So we explored these questions briefly, and our discussion produced a few ideas. First, we found that sacredness was a very personal experience, but one which can be shared between people. Second, we agreed that although it is very difficult to describe something sacred, the experience involves a state of focus, reverence, meditation, an overwhelming power (sometimes intimidating), and a feeling of serenity. Third, we agreed that objects and environments are not inherently sacred, nor do we simply impose our phenomenological experience of sacredness onto an object or situation. Rather, there is an intercourse between our experience and the environment that results in a sacred experience. This last point really helped to inform our discussion of section 17, which explores the attitude of a teacher when teaching the Cause. Specifically, we realized that when a teacher of the Cause approaches teaching as a sacred experience it not only affects the act and outcome, but, more significantly, the preparation.

The participants agreed that our exploration of sacredness really helped to inform our conversations in the subsequent sections of Unit 1. Then, something wonderful happened. We arrived at the end of section 23 where we are asked to memorize the following passage:

This is the day in which to speak. It is incumbent upon the people of Bahá to strive, with the utmost patience and forbearance, to guide the peoples of the world to the Most Great Horizon. Every body calleth aloud for a soul. Heavenly souls must needs quicken, with the breath of the Word of God, the dead bodies with a fresh spirit.

So we memorized it…by composing a song!

Click on the picture to see the video recording of our song.

Note: we composed, arranged, and performed this song in under 2 hours. So the quality is clearly lacking, but their is SOOO much potential 🙂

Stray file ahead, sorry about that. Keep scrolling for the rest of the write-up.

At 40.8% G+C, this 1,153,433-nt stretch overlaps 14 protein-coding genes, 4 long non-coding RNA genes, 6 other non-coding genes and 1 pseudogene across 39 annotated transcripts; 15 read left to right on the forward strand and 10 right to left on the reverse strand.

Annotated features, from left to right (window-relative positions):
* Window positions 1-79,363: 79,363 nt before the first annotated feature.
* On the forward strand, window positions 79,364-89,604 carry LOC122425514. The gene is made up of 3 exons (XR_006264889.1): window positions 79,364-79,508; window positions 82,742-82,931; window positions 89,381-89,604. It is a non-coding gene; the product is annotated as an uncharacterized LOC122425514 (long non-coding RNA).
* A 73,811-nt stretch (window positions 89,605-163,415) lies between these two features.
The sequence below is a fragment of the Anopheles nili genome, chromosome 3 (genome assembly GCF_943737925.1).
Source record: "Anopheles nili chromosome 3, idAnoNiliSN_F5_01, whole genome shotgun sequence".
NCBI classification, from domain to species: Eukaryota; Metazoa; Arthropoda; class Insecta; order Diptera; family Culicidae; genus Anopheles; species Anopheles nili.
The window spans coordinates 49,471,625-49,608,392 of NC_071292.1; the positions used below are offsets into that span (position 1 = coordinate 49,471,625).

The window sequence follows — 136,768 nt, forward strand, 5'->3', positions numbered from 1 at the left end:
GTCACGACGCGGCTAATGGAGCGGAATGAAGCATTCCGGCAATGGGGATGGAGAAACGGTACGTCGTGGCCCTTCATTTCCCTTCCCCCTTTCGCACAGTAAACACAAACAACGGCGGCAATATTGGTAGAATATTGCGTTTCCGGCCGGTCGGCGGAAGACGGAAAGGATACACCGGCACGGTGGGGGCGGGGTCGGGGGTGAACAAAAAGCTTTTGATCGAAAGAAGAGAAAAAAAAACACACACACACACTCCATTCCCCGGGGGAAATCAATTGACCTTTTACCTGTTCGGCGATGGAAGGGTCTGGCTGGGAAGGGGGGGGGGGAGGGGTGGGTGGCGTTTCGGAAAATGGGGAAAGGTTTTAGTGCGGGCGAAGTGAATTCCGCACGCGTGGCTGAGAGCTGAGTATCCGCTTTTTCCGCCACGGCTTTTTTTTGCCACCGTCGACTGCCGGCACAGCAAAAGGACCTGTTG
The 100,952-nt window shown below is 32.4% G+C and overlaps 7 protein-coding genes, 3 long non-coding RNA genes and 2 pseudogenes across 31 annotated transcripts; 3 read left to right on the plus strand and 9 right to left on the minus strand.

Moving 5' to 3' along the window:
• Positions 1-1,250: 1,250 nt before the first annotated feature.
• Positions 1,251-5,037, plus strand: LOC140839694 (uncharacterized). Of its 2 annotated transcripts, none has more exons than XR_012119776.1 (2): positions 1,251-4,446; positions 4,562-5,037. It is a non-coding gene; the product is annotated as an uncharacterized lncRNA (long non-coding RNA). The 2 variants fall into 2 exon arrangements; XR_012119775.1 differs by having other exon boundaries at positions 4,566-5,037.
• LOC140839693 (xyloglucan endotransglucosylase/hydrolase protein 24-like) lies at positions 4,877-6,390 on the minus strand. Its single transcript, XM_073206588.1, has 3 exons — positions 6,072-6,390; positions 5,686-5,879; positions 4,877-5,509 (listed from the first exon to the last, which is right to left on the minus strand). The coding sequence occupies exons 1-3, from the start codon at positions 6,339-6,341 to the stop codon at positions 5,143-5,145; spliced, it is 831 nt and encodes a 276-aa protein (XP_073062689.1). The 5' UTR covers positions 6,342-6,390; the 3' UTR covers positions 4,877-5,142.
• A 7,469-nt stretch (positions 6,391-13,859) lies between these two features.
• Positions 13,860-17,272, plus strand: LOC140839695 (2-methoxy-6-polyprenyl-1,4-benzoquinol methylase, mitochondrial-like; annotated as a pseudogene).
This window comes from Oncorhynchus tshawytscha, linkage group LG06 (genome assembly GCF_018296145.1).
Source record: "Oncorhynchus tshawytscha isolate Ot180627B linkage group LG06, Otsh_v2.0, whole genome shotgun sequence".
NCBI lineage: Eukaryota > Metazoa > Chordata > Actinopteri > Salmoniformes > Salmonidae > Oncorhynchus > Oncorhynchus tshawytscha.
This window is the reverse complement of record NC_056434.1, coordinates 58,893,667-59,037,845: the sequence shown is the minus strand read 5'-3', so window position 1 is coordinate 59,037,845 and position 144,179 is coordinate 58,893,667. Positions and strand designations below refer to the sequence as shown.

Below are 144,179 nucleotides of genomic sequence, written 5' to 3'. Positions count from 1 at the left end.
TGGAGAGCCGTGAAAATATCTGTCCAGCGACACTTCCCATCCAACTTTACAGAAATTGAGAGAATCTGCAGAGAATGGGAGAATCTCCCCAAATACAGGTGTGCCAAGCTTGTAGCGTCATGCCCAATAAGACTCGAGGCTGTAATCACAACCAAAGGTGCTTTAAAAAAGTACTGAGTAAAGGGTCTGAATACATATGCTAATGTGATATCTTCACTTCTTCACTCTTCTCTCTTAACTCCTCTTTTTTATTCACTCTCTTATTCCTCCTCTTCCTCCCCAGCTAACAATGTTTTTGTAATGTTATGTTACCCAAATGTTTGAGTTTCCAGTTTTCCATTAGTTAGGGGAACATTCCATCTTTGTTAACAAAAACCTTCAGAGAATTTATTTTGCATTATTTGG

After pizza (thanks Azar) the group started its discussion on the power of the Word and how the Word of God is related to the Creative Word. Our conversations around these ideas were far too awesome to effectively communicate through this blog post. In summary, the group agreed that having a deepened understanding of the Writings makes it easier to incorporate passages naturally into our speech without sounding preachy, mechanical, or fanatical.

At the end of Section 28 we were inspired by the imagery of the following passage from ‘Abdu’l-Bahá:

O thou son of the Kingdom! All things are beneficial if joined with the love of God; and without His love all things are harmful, and act as a veil between man and the Lord of the Kingdom. When His love is there, every bitterness turneth sweet, and every bounty rendereth a wholesome pleasure. For example, a melody, sweet to the ear, bringeth the very spirit of life to a heart in love with God, yet staineth with lust a soul engrossed in sensual desires. And every branch of learning, conjoined with the love of God, is approved and worthy of praise; but bereft of His love, learning is barren — indeed, it bringeth on madness. Every kind of knowledge, every science, is as a tree: if the fruit of it be the love of God, then is it a blessed tree, but if not, that tree is but dried-up wood, and shall only feed the fire.

So we drew some pictures.

Upon completing Unit 1, my wonderfully creative wife, Brooke Talisman, joined us for a final bit of crafting. The participants were guided through a book binding session where we created personalized notebooks that would be used to compile our memorization passages plus any ideas and/or reflections that the participants should have during the rest of Book 6. Here are some photos:

Well, that’s about it. I hope this summary of Unit 1 of Book 6 helps in some way to inspire you with your study circle. Please share your experiences as a response to this post so that we can all learn from one another. I’d love to know how others have approached Unit 2!

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10 thoughts on “Learning about Book 6, Unit 1.

  1. Might I just add that all of it becomes relevant to teaching once you actually go out and talk to people; the practice components of the Ruhi books are critical!